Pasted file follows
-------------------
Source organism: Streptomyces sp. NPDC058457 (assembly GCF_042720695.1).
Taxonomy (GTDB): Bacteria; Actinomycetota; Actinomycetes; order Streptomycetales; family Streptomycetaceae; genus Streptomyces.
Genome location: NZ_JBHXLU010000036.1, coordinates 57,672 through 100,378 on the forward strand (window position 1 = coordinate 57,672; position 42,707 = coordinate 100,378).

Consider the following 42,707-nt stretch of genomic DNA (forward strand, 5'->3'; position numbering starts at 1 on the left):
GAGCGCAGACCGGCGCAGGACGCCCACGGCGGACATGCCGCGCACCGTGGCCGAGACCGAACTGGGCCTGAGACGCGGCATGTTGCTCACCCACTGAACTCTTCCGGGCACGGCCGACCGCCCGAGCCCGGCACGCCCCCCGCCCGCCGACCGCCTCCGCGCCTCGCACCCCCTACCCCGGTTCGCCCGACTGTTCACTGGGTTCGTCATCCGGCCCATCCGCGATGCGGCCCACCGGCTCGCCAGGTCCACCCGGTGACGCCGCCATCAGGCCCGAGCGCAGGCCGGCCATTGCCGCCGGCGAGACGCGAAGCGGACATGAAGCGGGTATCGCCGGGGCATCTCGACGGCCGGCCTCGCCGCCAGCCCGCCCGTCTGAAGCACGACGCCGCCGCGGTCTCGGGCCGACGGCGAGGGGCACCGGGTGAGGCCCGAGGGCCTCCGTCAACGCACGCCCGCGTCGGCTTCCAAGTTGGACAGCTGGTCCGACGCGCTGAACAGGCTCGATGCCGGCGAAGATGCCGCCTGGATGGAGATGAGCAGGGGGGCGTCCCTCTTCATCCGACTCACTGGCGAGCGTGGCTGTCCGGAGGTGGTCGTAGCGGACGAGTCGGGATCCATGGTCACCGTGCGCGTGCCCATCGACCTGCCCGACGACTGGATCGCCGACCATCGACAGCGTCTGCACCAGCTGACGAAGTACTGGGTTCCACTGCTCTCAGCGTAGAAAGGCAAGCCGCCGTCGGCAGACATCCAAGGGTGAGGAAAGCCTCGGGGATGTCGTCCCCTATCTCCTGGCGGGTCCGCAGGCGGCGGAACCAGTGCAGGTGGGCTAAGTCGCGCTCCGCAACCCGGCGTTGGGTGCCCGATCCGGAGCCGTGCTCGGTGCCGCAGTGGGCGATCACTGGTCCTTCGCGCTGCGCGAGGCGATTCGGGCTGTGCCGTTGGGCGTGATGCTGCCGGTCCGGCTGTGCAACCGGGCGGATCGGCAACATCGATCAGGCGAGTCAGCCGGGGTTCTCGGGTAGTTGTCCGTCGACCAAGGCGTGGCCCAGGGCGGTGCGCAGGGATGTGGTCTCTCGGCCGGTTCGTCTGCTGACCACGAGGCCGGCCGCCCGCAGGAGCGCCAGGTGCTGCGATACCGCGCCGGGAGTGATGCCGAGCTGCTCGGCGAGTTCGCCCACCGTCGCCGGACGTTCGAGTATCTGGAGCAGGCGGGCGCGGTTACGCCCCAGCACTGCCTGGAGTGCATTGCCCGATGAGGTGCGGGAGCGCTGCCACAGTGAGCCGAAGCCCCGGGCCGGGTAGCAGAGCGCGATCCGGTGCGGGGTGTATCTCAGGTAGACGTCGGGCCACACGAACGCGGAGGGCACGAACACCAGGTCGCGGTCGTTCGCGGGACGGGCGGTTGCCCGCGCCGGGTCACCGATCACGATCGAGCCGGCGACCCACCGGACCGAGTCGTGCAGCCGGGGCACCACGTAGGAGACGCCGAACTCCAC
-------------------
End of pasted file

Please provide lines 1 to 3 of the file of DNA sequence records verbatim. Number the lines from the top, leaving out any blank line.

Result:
Source organism: Streptomyces sp. NPDC058457 (assembly GCF_042720695.1).
Taxonomy (GTDB): Bacteria; Actinomycetota; Actinomycetes; order Streptomycetales; family Streptomycetaceae; genus Streptomyces.
Genome location: NZ_JBHXLU010000036.1, coordinates 57,672 through 100,378 on the forward strand (window position 1 = coordinate 57,672; position 42,707 = coordinate 100,378).